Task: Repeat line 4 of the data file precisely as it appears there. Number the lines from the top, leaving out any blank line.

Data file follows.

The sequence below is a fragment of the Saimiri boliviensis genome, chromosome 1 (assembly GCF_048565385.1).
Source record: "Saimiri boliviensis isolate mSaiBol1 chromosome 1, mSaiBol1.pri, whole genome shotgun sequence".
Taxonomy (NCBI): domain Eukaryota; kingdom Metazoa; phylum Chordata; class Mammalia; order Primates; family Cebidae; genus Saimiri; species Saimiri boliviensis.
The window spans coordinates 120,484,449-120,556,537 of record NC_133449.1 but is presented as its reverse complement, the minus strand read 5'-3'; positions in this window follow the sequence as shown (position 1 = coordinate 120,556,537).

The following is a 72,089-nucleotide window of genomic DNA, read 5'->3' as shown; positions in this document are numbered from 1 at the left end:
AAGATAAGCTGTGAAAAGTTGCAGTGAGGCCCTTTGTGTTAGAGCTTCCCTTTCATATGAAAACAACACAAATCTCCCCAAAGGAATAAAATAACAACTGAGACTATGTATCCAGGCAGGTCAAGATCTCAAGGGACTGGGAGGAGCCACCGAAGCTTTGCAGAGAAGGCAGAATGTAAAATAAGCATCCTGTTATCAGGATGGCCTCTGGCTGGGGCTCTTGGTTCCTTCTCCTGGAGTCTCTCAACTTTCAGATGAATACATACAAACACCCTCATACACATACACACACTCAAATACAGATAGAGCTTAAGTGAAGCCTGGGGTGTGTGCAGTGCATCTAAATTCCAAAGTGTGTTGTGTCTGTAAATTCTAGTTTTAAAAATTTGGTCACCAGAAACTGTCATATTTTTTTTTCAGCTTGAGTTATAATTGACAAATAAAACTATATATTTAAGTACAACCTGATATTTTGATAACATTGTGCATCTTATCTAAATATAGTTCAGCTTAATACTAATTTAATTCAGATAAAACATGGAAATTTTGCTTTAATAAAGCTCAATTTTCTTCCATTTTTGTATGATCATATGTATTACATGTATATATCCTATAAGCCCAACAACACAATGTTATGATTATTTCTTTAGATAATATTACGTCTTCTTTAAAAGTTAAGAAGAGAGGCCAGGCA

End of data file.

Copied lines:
The window spans coordinates 120,484,449-120,556,537 of record NC_133449.1 but is presented as its reverse complement, the minus strand read 5'-3'; positions in this window follow the sequence as shown (position 1 = coordinate 120,556,537).